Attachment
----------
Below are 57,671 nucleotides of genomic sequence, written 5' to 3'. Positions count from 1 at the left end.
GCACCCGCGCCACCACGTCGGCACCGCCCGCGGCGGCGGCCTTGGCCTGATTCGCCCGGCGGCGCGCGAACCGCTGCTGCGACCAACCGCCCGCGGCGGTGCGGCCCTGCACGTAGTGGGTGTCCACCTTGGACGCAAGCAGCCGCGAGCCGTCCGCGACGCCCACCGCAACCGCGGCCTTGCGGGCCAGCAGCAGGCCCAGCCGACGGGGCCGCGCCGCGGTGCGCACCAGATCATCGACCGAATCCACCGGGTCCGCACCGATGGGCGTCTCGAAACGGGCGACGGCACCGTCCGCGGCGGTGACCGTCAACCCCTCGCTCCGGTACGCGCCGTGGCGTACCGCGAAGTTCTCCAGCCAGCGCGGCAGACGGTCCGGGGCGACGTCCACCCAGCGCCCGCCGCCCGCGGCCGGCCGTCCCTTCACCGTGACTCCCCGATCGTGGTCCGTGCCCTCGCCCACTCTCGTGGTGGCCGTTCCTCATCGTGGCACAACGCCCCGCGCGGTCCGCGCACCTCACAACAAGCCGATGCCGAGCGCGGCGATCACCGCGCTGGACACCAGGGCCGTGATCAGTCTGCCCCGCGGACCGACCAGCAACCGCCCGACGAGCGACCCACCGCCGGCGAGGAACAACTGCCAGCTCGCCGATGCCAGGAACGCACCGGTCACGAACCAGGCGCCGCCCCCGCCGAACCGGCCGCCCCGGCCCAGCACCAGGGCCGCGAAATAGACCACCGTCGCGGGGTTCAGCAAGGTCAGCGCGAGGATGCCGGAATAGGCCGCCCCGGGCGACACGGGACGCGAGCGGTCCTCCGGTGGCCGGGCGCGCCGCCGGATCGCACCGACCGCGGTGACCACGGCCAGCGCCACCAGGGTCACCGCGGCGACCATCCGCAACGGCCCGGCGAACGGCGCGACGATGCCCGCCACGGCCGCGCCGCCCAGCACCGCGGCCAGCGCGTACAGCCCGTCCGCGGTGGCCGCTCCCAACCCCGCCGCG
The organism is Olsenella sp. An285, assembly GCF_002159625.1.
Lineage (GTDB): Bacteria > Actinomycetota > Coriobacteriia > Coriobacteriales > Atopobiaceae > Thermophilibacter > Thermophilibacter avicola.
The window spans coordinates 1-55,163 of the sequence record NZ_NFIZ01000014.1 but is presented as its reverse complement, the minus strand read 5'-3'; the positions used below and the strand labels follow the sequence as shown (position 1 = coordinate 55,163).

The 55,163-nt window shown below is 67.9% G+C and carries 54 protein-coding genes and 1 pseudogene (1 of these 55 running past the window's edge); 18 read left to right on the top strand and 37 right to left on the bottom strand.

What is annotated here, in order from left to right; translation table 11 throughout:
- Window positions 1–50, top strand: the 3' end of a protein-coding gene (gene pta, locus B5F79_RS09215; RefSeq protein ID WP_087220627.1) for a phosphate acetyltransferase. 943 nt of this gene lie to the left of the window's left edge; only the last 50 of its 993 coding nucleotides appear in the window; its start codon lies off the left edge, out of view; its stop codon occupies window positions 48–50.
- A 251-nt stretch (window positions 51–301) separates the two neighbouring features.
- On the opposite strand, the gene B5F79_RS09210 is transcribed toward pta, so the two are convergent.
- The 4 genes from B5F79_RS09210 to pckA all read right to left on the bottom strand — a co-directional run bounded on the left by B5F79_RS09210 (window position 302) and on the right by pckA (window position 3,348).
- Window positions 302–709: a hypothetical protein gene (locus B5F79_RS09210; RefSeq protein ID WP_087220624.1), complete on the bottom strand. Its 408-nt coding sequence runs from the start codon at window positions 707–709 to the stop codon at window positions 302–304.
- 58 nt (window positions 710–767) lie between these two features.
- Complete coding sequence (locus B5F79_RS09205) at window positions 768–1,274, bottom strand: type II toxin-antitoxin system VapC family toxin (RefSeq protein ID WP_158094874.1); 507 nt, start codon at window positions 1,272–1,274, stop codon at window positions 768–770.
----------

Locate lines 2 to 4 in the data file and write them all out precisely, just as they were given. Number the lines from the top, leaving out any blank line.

GCACCCGCGCCACCACGTCGGCACCGCCCGCGGCGGCGGCCTTGGCCTGATTCGCCCGGCGGCGCGCGAACCGCTGCTGCGACCAACCGCCCGCGGCGGTGCGGCCCTGCACGTAGTGGGTGTCCACCTTGGACGCAAGCAGCCGCGAGCCGTCCGCGACGCCCACCGCAACCGCGGCCTTGCGGGCCAGCAGCAGGCCCAGCCGACGGGGCCGCGCCGCGGTGCGCACCAGATCATCGACCGAATCCACCGGGTCCGCACCGATGGGCGTCTCGAAACGGGCGACGGCACCGTCCGCGGCGGTGACCGTCAACCCCTCGCTCCGGTACGCGCCGTGGCGTACCGCGAAGTTCTCCAGCCAGCGCGGCAGACGGTCCGGGGCGACGTCCACCCAGCGCCCGCCGCCCGCGGCCGGCCGTCCCTTCACCGTGACTCCCCGATCGTGGTCCGTGCCCTCGCCCACTCTCGTGGTGGCCGTTCCTCATCGTGGCACAACGCCCCGCGCGGTCCGCGCACCTCACAACAAGCCGATGCCGAGCGCGGCGATCACCGCGCTGGACACCAGGGCCGTGATCAGTCTGCCCCGCGGACCGACCAGCAACCGCCCGACGAGCGACCCACCGCCGGCGAGGAACAACTGCCAGCTCGCCGATGCCAGGAACGCACCGGTCACGAACCAGGCGCCGCCCCCGCCGAACCGGCCGCCCCGGCCCAGCACCAGGGCCGCGAAATAGACCACCGTCGCGGGGTTCAGCAAGGTCAGCGCGAGGATGCCGGAATAGGCCGCCCCGGGCGACACGGGACGCGAGCGGTCCTCCGGTGGCCGGGCGCGCCGCCGGATCGCACCGACCGCGGTGACCACGGCCAGCGCCACCAGGGTCACCGCGGCGACCATCCGCAACGGCCCGGCGAACGGCGCGACGATGCCCGCCACGGCCGCGCCGCCCAGCACCGCGGCCAGCGCGTACAGCCCGTCCGCGGTGGCCGCTCCCAACCCCGCCGCG
The organism is Olsenella sp. An285, assembly GCF_002159625.1.
Lineage (GTDB): Bacteria > Actinomycetota > Coriobacteriia > Coriobacteriales > Atopobiaceae > Thermophilibacter > Thermophilibacter avicola.